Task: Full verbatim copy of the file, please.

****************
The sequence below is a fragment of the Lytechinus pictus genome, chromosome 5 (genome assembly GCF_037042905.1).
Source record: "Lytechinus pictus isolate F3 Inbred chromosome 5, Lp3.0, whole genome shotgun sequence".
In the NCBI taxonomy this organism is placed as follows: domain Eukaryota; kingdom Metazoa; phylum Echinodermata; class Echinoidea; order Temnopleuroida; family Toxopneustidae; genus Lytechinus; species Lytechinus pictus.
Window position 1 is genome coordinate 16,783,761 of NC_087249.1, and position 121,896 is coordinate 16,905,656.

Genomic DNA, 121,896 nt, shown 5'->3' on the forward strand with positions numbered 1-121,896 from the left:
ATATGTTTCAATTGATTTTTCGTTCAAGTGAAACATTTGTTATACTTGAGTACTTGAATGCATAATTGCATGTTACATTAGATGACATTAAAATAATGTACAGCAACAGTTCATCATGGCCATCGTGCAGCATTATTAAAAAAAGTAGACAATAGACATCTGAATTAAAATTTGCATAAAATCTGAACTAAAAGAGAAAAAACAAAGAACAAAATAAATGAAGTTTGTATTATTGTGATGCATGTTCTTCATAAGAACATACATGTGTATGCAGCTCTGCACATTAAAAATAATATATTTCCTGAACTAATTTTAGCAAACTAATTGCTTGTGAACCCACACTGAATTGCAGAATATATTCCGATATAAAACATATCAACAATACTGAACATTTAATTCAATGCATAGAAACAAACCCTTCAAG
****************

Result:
The sequence below is a fragment of the Lytechinus pictus genome, chromosome 5 (genome assembly GCF_037042905.1).
Source record: "Lytechinus pictus isolate F3 Inbred chromosome 5, Lp3.0, whole genome shotgun sequence".
In the NCBI taxonomy this organism is placed as follows: domain Eukaryota; kingdom Metazoa; phylum Echinodermata; class Echinoidea; order Temnopleuroida; family Toxopneustidae; genus Lytechinus; species Lytechinus pictus.
Window position 1 is genome coordinate 16,783,761 of NC_087249.1, and position 121,896 is coordinate 16,905,656.

Genomic DNA, 121,896 nt, shown 5'->3' on the forward strand with positions numbered 1-121,896 from the left:
ATATGTTTCAATTGATTTTTCGTTCAAGTGAAACATTTGTTATACTTGAGTACTTGAATGCATAATTGCATGTTACATTAGATGACATTAAAATAATGTACAGCAACAGTTCATCATGGCCATCGTGCAGCATTATTAAAAAAAGTAGACAATAGACATCTGAATTAAAATTTGCATAAAATCTGAACTAAAAGAGAAAAAACAAAGAACAAAATAAATGAAGTTTGTATTATTGTGATGCATGTTCTTCATAAGAACATACATGTGTATGCAGCTCTGCACATTAAAAATAATATATTTCCTGAACTAATTTTAGCAAACTAATTGCTTGTGAACCCACACTGAATTGCAGAATATATTCCGATATAAAACATATCAACAATACTGAACATTTAATTCAATGCATAGAAACAAACCCTTCAAG